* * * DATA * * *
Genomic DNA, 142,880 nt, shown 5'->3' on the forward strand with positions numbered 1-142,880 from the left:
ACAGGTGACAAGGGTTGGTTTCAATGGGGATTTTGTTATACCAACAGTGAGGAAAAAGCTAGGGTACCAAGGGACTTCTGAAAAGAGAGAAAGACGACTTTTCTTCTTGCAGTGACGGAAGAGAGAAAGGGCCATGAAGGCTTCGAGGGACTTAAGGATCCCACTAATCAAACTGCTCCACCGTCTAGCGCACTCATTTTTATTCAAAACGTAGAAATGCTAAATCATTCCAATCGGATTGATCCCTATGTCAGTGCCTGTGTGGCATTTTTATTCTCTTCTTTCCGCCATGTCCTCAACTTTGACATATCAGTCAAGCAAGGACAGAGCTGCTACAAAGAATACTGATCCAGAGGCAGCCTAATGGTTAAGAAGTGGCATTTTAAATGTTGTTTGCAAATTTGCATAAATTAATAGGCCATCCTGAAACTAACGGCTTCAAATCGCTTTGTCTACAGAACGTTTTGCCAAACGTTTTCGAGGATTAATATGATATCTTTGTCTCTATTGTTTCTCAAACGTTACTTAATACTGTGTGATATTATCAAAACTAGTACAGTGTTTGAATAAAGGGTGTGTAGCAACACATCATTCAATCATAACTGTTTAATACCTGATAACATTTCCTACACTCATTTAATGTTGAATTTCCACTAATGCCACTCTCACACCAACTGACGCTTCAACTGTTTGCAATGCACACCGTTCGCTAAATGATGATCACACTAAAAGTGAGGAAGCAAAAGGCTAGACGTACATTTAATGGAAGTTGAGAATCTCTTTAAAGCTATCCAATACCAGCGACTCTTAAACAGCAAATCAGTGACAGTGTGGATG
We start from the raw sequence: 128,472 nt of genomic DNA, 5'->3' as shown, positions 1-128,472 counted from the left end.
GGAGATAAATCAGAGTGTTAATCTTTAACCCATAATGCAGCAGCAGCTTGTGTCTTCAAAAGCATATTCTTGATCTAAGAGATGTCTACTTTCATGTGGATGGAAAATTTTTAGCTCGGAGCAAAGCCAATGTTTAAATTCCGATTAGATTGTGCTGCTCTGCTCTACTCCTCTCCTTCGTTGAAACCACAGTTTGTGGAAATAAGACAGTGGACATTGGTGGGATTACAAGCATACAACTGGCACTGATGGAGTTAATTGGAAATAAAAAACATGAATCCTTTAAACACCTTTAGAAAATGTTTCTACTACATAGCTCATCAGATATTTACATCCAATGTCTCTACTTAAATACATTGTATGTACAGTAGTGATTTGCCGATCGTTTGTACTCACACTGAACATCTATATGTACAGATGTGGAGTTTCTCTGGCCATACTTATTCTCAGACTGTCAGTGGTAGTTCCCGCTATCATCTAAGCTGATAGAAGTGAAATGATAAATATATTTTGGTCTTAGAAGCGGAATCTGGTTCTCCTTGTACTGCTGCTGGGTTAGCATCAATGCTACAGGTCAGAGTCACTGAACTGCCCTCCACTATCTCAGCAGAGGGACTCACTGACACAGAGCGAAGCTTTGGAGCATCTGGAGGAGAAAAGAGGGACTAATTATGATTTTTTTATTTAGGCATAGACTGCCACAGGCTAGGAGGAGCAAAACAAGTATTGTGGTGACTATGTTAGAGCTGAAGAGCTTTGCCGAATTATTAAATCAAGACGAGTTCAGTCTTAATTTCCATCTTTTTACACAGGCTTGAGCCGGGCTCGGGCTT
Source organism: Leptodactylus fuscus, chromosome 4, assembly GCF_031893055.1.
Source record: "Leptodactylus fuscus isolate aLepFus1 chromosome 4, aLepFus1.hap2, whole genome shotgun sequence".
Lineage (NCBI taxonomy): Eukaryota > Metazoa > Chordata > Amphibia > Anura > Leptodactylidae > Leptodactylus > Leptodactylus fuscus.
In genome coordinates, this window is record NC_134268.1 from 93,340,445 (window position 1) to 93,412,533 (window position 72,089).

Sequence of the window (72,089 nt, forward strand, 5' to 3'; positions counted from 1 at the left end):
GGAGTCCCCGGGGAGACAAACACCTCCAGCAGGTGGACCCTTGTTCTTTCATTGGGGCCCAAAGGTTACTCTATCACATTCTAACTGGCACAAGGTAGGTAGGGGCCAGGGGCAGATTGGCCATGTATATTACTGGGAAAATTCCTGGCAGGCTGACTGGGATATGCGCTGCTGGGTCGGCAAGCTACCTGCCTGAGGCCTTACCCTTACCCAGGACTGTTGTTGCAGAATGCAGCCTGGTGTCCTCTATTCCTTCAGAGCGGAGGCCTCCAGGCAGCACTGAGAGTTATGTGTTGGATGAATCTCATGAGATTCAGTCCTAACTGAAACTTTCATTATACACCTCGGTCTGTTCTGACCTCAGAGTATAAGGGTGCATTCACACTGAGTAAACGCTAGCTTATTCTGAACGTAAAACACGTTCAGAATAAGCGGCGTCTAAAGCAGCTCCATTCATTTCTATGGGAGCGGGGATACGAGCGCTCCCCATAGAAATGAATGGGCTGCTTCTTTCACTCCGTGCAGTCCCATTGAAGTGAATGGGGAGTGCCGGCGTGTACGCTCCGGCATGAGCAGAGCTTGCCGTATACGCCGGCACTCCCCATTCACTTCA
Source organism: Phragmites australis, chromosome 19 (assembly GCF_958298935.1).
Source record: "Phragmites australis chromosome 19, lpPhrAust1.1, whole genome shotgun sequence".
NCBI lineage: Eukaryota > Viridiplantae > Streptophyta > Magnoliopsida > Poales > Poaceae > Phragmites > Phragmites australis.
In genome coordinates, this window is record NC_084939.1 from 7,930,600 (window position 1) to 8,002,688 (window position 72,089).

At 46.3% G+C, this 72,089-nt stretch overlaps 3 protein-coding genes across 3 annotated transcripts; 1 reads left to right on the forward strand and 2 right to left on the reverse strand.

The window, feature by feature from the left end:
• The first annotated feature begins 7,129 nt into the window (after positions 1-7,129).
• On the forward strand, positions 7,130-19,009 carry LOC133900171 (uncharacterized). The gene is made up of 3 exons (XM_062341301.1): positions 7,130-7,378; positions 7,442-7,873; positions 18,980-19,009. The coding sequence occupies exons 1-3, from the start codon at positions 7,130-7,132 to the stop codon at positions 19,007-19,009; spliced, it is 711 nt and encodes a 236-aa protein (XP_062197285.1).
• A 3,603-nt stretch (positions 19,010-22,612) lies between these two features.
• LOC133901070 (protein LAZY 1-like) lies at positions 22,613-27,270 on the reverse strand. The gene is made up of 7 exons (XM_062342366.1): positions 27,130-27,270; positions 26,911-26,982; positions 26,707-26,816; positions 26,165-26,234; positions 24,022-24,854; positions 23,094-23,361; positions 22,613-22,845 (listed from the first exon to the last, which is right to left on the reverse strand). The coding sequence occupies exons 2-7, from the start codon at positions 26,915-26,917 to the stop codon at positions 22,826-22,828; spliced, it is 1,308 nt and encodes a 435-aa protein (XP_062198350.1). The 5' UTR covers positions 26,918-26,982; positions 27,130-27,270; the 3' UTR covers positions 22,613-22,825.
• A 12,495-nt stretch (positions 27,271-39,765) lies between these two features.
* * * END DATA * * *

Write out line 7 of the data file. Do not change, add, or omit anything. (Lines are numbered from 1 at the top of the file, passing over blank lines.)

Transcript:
Lineage (NCBI taxonomy): Eukaryota > Metazoa > Chordata > Amphibia > Anura > Leptodactylidae > Leptodactylus > Leptodactylus fuscus.